Go in peace (Draft # 1 — Personal Essay)

I enter his house. I scan my surroundings, and choose my pew. I amble up the aisle to my destination. Upon reaching it I stop to genuflect, and make the sign of the cross. I perch myself on the edge of the pew as I pull down the kneeler. I kneel, and whilst looking ahead at the figure of Christ hanging over the altar, I cross myself again and begin to pray.

I am a lapsed Catholic. Until a month ago I didn’t know the term existed, yet somehow I embrace it as my new moniker.

My parents died within 17 days of each other. My father’s passing was expected — my mother’s was not. In that space of time, I became an orphan. At a time when faith should have helped me the most, I felt alone, and angry. I distanced myself from my religion.

My father’s family is Irish Catholic. The image of the Sacred Heart hung in their dining room for as long as my Grandmother was alive. It now hangs in my home. Attending Mass for my father and his siblings was not an option — it was mandatory. When my parents were married my mother became a Catholic. That’s what was expected of her. She was 17 years old.

Growing up my family attended church regularly, until my parents broke up. After my father moved out the need to attend weekly Mass seemed to disappear. I missed it. I missed him. When I was old enough I began to attend on my own. It felt like I had come home. Years later when I became a mother I brought my children to church, and even taught Sunday school at our parish. I did this because I wanted to capture that sense of peace for them. I do not know if I succeeded. I did my best.

As I sit here waiting for Mass to begin, I try to still my thoughts and just be present in the moment. I tell myself I have come today to revisit an old friend — that is all. When in fact, this new moniker I possess has stirred a curiosity in me. I notice that the light of the stain glass window is throwing a reflection of Christ’s face onto the beam. Is this a sign? Has divine intervention occurred? I don’t know, but it is beautiful. That’s enough for now.

Being a Catholic in 2015 is not for the faint of heart. From the media bashing the institution for its egregious mishandlings of the molestation cases, to being deemed lemming like if you believe in God, or listening to the constant disparaging of organized religion, it seems everyone has an opinion they easily share, but somehow I am incapable of responding too. I don’t project my beliefs on others. I don’t engage in discussions about religion. It’s personal. I find it useless to voice my opinion on certain aspects of my religion. If ever I get an audience with Pope Francis, it is only then I will voice my concerns. Until then, I will join the many other North American Catholics like me and worship the best way we can.

I believe that there are pivotal moments in your life that either propel you forward, or stop you in your tracks. When my parents divorced my existence changed. My carefree days were over. At that time, families that split up were rare. I became different from my friends. I just wanted to be like them, but I no longer was. It was out of my control. My only familiar link to the past was through my grandparents, and through our shared belief in God. It tethered me to that past life I grieved for.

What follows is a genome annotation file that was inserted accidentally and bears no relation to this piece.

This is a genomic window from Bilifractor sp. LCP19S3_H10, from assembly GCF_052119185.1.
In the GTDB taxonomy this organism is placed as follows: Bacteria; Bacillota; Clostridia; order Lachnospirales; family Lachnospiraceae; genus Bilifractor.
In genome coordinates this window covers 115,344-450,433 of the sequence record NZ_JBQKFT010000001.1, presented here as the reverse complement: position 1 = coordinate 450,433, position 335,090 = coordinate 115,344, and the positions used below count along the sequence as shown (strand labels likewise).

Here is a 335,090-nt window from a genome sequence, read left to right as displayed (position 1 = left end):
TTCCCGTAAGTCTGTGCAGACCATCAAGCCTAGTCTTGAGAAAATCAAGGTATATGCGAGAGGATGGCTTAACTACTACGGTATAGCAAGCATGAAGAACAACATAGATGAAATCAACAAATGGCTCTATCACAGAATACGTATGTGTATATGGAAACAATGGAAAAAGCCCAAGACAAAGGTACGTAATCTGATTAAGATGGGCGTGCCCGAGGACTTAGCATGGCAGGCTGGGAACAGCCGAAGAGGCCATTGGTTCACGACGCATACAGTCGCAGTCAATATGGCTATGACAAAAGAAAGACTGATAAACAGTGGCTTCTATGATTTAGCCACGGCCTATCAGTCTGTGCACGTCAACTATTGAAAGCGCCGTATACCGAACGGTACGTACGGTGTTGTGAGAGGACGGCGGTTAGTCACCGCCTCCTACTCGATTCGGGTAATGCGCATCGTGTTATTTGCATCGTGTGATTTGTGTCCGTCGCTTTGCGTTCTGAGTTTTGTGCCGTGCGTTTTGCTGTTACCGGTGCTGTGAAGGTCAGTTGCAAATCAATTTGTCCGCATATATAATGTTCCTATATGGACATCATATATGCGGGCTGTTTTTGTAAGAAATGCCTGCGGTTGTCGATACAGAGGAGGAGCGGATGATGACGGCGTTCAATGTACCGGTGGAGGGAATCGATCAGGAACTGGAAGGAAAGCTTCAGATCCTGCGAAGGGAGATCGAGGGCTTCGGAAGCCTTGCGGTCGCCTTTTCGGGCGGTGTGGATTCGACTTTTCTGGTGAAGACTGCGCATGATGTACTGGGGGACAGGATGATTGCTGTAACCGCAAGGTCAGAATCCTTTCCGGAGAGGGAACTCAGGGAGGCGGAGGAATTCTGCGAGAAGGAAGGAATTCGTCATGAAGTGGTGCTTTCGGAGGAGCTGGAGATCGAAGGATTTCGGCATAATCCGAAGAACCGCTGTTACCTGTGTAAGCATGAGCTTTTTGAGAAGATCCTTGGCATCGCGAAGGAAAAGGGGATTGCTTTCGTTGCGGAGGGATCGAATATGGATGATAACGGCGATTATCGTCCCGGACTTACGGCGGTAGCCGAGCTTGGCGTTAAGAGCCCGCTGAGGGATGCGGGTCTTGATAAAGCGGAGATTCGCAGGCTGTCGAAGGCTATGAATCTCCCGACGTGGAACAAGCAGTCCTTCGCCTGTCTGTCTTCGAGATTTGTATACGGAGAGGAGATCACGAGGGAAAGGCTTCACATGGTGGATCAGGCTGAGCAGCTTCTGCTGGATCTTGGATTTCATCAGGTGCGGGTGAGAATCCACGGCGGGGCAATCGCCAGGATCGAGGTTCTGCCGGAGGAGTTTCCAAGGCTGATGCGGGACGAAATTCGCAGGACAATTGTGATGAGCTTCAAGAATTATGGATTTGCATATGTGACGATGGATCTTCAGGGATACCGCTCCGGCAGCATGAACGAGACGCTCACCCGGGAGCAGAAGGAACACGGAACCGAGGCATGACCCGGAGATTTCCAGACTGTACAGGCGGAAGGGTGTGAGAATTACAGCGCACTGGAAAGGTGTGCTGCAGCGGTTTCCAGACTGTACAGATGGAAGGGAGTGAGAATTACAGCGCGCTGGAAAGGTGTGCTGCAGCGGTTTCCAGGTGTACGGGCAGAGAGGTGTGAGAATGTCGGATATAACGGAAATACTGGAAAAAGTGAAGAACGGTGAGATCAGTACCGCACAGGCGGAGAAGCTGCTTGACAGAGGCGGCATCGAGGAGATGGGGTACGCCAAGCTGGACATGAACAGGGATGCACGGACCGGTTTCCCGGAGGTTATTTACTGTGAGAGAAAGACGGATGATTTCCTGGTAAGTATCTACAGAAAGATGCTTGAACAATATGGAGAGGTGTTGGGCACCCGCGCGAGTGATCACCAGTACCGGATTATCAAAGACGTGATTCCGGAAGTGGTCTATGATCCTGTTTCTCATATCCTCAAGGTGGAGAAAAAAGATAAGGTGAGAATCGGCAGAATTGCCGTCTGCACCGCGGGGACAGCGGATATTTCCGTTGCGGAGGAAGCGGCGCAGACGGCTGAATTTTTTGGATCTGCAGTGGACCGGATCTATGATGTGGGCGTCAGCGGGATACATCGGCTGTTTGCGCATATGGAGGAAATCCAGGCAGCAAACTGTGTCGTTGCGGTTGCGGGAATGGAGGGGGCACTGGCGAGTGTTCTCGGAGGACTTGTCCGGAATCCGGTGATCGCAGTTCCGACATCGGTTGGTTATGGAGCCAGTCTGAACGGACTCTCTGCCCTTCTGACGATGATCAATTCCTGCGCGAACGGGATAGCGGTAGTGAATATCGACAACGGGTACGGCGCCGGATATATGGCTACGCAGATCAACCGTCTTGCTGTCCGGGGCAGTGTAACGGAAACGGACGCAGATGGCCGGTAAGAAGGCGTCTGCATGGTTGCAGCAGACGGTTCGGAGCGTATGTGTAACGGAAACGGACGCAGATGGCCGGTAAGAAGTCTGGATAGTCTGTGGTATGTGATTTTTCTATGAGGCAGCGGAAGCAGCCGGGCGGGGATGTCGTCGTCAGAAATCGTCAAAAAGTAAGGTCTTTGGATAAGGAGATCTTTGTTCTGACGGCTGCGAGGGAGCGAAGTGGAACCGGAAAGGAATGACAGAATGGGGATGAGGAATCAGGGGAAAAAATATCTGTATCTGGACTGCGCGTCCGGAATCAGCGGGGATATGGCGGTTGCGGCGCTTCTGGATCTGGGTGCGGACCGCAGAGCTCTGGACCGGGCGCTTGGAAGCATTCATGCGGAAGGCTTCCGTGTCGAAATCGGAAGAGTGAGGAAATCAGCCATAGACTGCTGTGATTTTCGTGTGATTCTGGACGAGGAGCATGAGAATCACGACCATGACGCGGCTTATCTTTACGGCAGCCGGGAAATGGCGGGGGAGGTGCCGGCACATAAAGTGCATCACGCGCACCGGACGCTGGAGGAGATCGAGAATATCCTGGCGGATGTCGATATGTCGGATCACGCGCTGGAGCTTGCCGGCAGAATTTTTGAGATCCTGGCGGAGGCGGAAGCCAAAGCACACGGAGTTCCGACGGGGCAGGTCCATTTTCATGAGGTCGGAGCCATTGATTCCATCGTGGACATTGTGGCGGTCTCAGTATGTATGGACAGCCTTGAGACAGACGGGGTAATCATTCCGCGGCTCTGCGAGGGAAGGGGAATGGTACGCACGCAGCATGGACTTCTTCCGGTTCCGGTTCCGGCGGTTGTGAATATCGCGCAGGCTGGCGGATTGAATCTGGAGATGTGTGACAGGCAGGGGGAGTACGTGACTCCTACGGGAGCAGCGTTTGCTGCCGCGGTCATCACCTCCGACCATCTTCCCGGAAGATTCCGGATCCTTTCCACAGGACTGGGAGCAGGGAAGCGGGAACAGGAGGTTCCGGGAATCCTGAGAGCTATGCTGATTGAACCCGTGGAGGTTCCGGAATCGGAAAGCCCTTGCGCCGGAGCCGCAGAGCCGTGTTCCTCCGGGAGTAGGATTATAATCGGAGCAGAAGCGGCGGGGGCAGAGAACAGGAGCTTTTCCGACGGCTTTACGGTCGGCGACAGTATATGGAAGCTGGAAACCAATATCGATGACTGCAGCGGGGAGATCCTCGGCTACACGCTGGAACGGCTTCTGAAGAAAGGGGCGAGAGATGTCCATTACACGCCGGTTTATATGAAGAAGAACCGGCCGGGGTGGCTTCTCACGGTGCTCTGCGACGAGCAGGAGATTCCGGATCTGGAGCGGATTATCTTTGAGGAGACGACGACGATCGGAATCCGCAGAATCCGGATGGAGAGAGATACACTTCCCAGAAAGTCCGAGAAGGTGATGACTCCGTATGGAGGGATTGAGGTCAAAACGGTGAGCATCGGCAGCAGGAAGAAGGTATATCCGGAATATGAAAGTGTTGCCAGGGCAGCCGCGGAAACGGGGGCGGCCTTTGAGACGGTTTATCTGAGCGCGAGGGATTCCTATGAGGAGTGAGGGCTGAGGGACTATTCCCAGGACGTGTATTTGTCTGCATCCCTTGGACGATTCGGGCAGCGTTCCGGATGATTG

So, when my parents died last year, I went into autopilot. You have to understand that I am “that” person in our family. The person that will make sure everything is done, and everyone is included. I seemingly handle whatever life throws at me, or everyone else in my tribe. It’s a position I was promoted to when I stopped being a daughter and became my Mother’s confidant. The divorce was not just the end of their marriage; it was the end of my childhood.

I have always had difficulty admitting weakness. I just never could reveal that part of me. Perhaps, it’s because of the expectations that people had of me, or at least what I perceive they had of me. Instead, I choose to isolate myself when I am hurting. At these times, attending Mass, and being lost in the rote routine of it provided solace to me. No one was focused on me; I was just a part of the bigger picture.

I read somewhere once that belonging to a parish is a connection that exists by something stronger than blood. As I glance down the pew in front of me I see a toddler grinning back at me. I smile back; there is a connection. Without hesitation I say a small prayer for her, asking for God to bless her and her family. I have never laid eyes on her before today.

I stand and join in with the congregation for the closing hymn, Immaculate Mary. I love this hymn; it conjures up an image of a Mother hugging her child. I miss my Mom. My eyes well up. I watch as the priest and his entourage descends from the altar and makes their way to the back of the church. His final blessing was as it always is, “The mass has ended, go in the peace to love and serve the Lord.”

As I wait for my turn to leave the church I feel lighter. I make my way to the back of the cathedral smiling and nodding to fellow parishioners as I reach the entrance. I pause and look back up the aisle to the altar, and recall a verse from Matthew, “Where two or three are gathered together in my name, there am I.” Perhaps it was a sign. I will be back old friend.

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